As of Sept. 26, the ASUCD Coffee House (CoHo) began accepting Aggie Cash. The CoHo became the latest of UC Davis campus dining service locations to accept this form of payment, making Aggie Cash accepted at every dining service location on campus.
In addition to the CoHo, satellite locations The CoHo To Go and The CoHo South Cafe have also begun accepting Aggie Cash. According to Brenan Connolly, the general manager of Resident Dining, students now have more variety to choose from for their meals.
“From a standpoint of partnering with the Coffee House and trying to make sure we’re looking at all the different entities of food service means that our community spends their money with as much flexibility as possible. That’s definitely a benefit to the whole campus,” Connolly said.
Along with providing variety and flexibility to campus meal plans, Connolly also hopes that the Aggie Cash will grow beyond just a first-year market. Director of Student Development Branden Pettit is pleased at the potential for freshmen involvement at the Memorial Union.
“I am glad that everything fell into place this year so that residence hall students can engage the MU community even more than before,” Pettit said in an email interview.
According to Connolly, the partnership has been in discussion for at least six years. He claims that there are various reasons why the partnership didn’t work out until now. However, Connolly also claims that Darin Schluep, the most recent CoHo food service director, saw the deal as a viable option and was one of the major reasons for why the partnership happened.
“I’m relatively new to my position; I’ve been here about a year. So I thought it’d be a great opportunity to recheck it out and see what was available out there and if we could partner with them. Really for us, the reason why we want to do it is it’s a service to the students. So it was in our best interest to make it happen,” Schluep said.
According to Chris Rzenut, Aggie Cash program controller, technical issues also played a part in the delay of Aggie Cash partnering with the CoHo. He claims with the advancement of technology over the years, cost for it has been brought down enough to possibly sway the other party’s decision.
“As technology grows it gets easier, and I think the price came down enough that it made sense. Maybe five years ago, the technology would’ve been more expensive and wouldn’t have been worth their while to do it,” Rzenut said.
According to Schluep, the decision allows the CoHo to tap into the first-year market, a much smaller market than other classes. Having already seen an increase in the first week of business, Schluep expects both the number of everyday students that come into the CoHo and sales numbers to increase further over time.
“Up until now, we had some freshmen that come over, but not as much as they’re probably going to come over now just because they can use their Aggie Cash here. We’re tapping into a freshman group of 5,000 or so that are now able to utilize their Aggie Cash here,” Schluep said.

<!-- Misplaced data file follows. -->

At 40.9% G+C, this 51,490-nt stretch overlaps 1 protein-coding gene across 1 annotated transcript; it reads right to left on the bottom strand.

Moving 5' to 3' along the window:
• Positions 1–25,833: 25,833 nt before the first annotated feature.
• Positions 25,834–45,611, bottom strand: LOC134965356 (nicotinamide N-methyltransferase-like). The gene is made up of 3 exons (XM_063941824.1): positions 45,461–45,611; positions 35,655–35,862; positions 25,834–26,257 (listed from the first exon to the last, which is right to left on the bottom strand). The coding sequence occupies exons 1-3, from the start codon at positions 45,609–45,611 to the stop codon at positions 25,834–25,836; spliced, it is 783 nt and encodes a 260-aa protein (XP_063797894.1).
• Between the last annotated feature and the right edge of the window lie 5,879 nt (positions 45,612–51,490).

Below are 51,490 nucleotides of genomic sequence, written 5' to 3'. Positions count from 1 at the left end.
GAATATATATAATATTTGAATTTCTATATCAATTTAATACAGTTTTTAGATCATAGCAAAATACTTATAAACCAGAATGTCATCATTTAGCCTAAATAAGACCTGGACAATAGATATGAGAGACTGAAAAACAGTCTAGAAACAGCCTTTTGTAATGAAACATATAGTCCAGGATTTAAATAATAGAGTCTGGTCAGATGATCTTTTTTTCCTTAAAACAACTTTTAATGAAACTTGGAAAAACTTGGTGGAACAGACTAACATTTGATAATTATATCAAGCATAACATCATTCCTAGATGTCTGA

Although a 10 percent discount is given to those who use Aggie Cash at a majority of participating locations, the CoHo will not provide a discount for using Aggie Cash at this time. Schluep claims the reasoning behind this decision is that prices at the CoHo are already competitive. However, he also claims that the door for an Aggie Cash discount remains open if the program goes well for the Fall Quarter trial period.
“If down the road, we see that there’s a benefit to offering a discount, we do have the door open to do that if we so choose. Our prices are discounted already. That’s how we look at it. We have some great prices; we hold up well against anybody else,” Schluep said.
As of now, Aggie Cash is accepted at every location in the CoHo except the two outside registers at the Marketplace. According to Schluep, if one wants to use Aggie Cash at the Marketplace, they have to go to the middle three registers. There are also signs to direct people to which registers accept Aggie Cash. Schluep claims that it was a business decision to save money on installation costs as these registers are only open a couple of hours a day during the CoHo’s peak period.
A business’ startup cost for Aggie Cash includes running wires, purchasing readers, a monthly charge for the readers in case one fails and a monthly charge that goes to the service by Sodexo.
According to Kyle Privette, Dining Services marketing manager, UC Davis dining services look for unique businesses to partner with in terms of Aggie Cash. Privette claims what’s unique about the CoHo is that it’s on campus.
“We’re always looking for a variety of vendors that offer something unique. We don’t want 25 pizza places,” Privette said.
Regina Marion, a third-year nutrition science major, is a fan of the partnership because of the increased options.
“I think it’s great for students. I know a lot of places you would think would accept Aggie Cash, but don’t. It gives students more variety,” Marion said.
JASON PHAM can be reached at email@example.com.